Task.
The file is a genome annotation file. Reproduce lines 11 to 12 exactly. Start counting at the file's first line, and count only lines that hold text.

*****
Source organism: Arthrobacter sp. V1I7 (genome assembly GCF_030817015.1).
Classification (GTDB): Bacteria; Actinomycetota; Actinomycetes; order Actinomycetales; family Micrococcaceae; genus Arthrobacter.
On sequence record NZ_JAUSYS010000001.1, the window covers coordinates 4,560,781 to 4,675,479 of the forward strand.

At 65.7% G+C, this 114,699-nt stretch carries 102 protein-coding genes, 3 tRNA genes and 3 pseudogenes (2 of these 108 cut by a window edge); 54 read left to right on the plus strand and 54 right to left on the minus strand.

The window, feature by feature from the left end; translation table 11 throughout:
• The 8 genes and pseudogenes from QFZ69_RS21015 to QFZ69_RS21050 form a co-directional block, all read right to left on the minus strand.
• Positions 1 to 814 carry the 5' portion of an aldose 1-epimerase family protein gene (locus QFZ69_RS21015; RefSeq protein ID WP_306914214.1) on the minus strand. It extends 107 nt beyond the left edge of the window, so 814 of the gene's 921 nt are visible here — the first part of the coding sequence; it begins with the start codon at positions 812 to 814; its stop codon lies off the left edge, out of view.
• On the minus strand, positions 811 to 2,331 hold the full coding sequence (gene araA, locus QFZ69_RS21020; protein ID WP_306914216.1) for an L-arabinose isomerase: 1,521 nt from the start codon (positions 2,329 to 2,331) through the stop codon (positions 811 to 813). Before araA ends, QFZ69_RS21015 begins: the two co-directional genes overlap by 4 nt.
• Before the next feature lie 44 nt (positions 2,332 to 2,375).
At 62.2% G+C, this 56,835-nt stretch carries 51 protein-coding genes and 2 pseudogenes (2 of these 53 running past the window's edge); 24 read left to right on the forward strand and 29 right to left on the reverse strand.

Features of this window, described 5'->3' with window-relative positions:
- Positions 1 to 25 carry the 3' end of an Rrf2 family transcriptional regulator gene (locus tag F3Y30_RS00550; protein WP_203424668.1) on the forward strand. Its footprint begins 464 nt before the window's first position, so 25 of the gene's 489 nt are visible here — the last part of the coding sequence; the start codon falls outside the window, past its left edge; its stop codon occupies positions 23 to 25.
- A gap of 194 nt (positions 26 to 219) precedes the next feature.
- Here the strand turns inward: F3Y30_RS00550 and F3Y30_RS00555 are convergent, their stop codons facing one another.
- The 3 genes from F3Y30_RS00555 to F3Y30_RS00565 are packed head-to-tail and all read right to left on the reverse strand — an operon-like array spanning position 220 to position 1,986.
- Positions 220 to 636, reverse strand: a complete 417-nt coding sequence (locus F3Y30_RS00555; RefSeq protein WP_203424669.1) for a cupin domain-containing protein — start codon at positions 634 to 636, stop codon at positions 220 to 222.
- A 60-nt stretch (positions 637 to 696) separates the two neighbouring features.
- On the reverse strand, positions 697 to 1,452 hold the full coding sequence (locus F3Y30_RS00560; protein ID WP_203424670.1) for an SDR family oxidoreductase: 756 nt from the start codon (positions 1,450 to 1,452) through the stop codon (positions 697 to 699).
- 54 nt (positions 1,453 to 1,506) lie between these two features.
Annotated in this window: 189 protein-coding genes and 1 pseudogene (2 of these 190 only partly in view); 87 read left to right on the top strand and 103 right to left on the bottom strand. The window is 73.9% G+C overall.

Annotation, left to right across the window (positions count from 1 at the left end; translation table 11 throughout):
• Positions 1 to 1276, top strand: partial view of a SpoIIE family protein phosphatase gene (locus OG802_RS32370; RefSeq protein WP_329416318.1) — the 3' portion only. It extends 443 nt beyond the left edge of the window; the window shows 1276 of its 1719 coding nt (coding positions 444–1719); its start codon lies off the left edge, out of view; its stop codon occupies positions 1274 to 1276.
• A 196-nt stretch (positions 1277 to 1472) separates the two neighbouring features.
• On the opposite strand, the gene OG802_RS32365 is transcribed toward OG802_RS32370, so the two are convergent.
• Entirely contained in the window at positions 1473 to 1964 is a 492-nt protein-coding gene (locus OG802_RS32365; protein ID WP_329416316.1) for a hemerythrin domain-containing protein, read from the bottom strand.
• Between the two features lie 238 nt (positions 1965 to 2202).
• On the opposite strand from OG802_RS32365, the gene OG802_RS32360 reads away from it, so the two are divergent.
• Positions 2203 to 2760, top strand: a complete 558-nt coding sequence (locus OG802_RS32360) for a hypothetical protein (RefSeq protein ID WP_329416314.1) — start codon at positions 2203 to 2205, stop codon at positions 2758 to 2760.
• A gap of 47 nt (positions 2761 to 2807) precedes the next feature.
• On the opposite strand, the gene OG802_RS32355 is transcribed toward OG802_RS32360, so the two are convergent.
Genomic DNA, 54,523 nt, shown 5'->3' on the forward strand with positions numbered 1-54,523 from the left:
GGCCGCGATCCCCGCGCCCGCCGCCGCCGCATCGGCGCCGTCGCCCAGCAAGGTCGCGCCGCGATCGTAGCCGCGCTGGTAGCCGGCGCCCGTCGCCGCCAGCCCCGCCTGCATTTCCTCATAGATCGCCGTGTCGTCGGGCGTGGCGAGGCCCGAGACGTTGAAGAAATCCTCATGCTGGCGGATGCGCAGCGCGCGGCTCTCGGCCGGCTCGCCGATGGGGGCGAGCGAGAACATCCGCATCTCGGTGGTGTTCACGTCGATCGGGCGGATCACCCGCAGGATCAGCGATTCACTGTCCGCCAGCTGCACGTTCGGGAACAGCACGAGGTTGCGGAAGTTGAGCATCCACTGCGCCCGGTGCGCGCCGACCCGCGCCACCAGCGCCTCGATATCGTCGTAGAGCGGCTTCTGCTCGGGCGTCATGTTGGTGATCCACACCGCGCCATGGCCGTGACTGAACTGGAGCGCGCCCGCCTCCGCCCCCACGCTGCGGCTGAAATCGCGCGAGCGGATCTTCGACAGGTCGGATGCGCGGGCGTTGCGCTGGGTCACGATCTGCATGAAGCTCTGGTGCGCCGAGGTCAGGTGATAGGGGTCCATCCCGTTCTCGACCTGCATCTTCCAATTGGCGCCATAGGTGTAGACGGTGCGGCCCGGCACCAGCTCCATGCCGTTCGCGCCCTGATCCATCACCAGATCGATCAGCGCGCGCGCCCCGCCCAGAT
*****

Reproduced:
Features of this window, described 5'->3' with window-relative positions:
- Positions 1 to 25 carry the 3' end of an Rrf2 family transcriptional regulator gene (locus tag F3Y30_RS00550; protein WP_203424668.1) on the forward strand. Its footprint begins 464 nt before the window's first position, so 25 of the gene's 489 nt are visible here — the last part of the coding sequence; the start codon falls outside the window, past its left edge; its stop codon occupies positions 23 to 25.